David [36-38 min]:
Over the last 10 years or so, many developers have added their own 2 cents to TDD and mutated it into something away from the original principles of TDD. Sometimes you need a reset button. This is where I’m coming from with TDD is dead. We need to go back to first principles so ctrl-alt-delete and wipe out most of the stuff we’ve built on top of it.
Kent [38-40 min]:
My gut reaction gut reaction to David’s original keynote was at that level. Programmers will often do the same thing many times, make things too complicated, and stick with dysfunctional systems at work. I’m happy to reboot to first principles, but don’t want to lose the evolution of people’s expectations about programming in the last ten years. You should be able to feel confident, point to progress, have productive technical collaborations.
David [40-42 min]:
I think that several things came together at the same time : TDD, XP and object oriented programming languages like Ruby. People laughed at the notion that programming should be fun, but he wanted to continue with that notion with Rails. Now he thinks that the Ruby world takes that happiness for granted – these things have won – as has Agile. Martin is shaking his head…
Martin [43-44 min]:
I disagree that agile has won – the label has won. There are a lot of people talking Agile but not necessarily doing it. This is typical for things like this, a process I call semantic diffusion. The big win is that now we are able to do Agile openly at clients, but we have a different set of problems with lengthy mandatory “Agile” processes at some companies.
David [45-47 min]:
I’ve seen this reboot problem with other things – after 10 years you get lots of cruft. Pinkberry, a frozen yoghurt company, started with just two flavours and was very complicated. 10 years later but then got an over-complicated range. TDD and Agile are very broad tents now. Under the same broad tent people who say they are doing Agile are doing opposite things to others who are saying they’re doing Agile.
Kent [48 min]:
I haven’t seen the problems with TDD that David has. I always applies TDD from first principles in his work. I appreciate that David has brought attention to TDD acquiring some barnacles and needing some scraping.
David [49-50 min]:
I’ve seen similar issues with Rails. I use it based on first principles and am sometimes shocked by some Rails usage. Why are you making things so hard on yourself? This is not good, how could you get here? This is almost not recognisable.
Kent [51 min]:
I remembers the first OOPSLA when XP got attention, Jim Rumbaugh said you won’t recognize what happens to XP in 10 years and he was right.
Martin [51-52 min]:
Oddly enough this is what success looks like, the alternative is that things don’t take off. It’s always hard to tell if something bad happens due to something inherent in a technique or due to misuse of a technique. As you have more success you have more semantic diffusion. All we can do is keep repeating the basics and the good lessons.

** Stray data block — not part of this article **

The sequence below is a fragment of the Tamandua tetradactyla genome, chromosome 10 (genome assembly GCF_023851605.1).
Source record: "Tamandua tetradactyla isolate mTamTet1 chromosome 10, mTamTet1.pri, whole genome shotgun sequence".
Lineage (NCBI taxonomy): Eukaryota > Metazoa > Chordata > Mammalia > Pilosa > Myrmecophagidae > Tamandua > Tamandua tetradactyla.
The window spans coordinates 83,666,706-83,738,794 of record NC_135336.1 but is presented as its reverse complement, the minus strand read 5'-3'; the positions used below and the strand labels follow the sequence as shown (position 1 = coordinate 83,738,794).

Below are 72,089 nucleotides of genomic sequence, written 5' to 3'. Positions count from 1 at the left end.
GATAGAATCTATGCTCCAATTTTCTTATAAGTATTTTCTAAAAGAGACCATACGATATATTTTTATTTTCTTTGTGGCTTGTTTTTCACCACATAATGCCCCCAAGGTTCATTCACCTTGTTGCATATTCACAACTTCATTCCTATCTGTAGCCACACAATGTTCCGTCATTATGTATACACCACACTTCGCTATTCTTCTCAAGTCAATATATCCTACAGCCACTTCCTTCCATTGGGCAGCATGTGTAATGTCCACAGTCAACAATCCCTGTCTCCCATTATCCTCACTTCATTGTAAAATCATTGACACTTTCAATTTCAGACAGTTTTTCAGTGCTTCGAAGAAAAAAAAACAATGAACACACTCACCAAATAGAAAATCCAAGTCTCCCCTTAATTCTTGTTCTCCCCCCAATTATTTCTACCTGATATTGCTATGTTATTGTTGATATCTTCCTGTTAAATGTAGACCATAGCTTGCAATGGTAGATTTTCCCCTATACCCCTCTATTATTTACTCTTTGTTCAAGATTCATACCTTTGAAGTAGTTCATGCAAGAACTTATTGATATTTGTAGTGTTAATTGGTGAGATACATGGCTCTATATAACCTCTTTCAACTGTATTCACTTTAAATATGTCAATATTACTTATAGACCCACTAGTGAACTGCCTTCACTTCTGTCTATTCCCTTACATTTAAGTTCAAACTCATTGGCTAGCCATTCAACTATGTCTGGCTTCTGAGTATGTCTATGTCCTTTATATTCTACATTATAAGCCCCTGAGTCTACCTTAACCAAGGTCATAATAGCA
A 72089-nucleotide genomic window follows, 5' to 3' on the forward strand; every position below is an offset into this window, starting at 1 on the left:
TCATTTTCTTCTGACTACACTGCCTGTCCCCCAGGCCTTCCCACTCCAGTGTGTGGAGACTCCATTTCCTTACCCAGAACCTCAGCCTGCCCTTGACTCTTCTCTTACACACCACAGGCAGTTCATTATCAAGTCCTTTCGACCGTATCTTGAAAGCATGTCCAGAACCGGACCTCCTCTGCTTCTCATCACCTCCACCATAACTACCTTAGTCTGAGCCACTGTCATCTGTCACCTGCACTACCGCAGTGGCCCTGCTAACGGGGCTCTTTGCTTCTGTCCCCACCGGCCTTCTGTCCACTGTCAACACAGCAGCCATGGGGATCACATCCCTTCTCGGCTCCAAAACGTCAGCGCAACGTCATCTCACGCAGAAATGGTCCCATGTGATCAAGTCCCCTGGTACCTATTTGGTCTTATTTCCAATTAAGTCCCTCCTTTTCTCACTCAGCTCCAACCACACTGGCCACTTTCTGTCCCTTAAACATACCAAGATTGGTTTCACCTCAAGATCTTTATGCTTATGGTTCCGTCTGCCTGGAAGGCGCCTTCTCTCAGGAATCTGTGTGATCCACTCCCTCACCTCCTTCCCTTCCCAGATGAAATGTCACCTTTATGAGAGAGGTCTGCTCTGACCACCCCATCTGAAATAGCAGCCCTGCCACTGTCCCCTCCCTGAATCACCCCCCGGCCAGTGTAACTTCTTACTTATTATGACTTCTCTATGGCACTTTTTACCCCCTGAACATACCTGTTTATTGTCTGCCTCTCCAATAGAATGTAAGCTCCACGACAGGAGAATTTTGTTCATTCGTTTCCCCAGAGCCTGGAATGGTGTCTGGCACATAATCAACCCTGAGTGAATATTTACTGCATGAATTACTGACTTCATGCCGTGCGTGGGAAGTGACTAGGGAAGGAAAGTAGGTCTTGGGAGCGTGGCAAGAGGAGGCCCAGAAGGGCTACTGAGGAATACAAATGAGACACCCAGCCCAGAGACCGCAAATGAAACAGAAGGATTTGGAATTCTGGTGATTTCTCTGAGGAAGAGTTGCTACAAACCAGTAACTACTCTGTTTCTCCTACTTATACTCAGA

David [52-56 min]:
“you either die a hero or live long enough to become the villain.” This is an inevitable process. Ruby was a reboot of good ideas about programming. Functional Programming is another reboot. These reboots are healthy. I’m impressed by how long Rails and TDD have lasted. Success looks like becoming the villain. Before Rails I worked with PHP and a lot of people were saying it was terrible. I said if you use it right it’s actually great. You can write good code with PHP if you use it well, but other languages do a better job of encouraging good usage. PHP developers say you don’t have to use the bad parts and can right beautiful PHP code. I think using TDD well in an MVC web app is even harder than writing clean PHP.
Kent [56-59 min]:
I haven’t found that – any time I can break off a piece of a problem into a useful abstraction I can use TDD. I want to explore other avenues to these big goals of bringing his whole self to programming. I’ll continue to explore this with experiments: doing it too much, not enough, finding the goldilocks zone, and understanding why. TDD isn’t dead, but I’m glad David set fire to it so it could come out like a phoenix.
David [59-65 min]:
I started this discussion because people wouldn’t talk about the cases where TDD wasn’t effective because it wasn’t politically correct. They weren’t feeling good or confident, but were told they must use TDD or they weren’t being professional. Developers had to do it because “its just how we do things around here”. He wants to open the sphere of acceptable reactions so we can discuss when TDD is and isn’t appropriate. Lots of people on the internet talk about how good TDD is, but people were afraid to say it wasn’t working for them. Some job adverts even say you must be doing TDD or don’t bother to apply, which is like saying you must have 10 years of Rails experience. For me the baby is self-testing code, we don’t want to lose that when questioning TDD.
Martin [65-66 min]:
We agree on many things. Without having the chance to work together we don’t know how much we actually disagree. Kent and David have a lot of similar aesthetics with software development. You can’t take any technique blindly. We have to work through our own experience.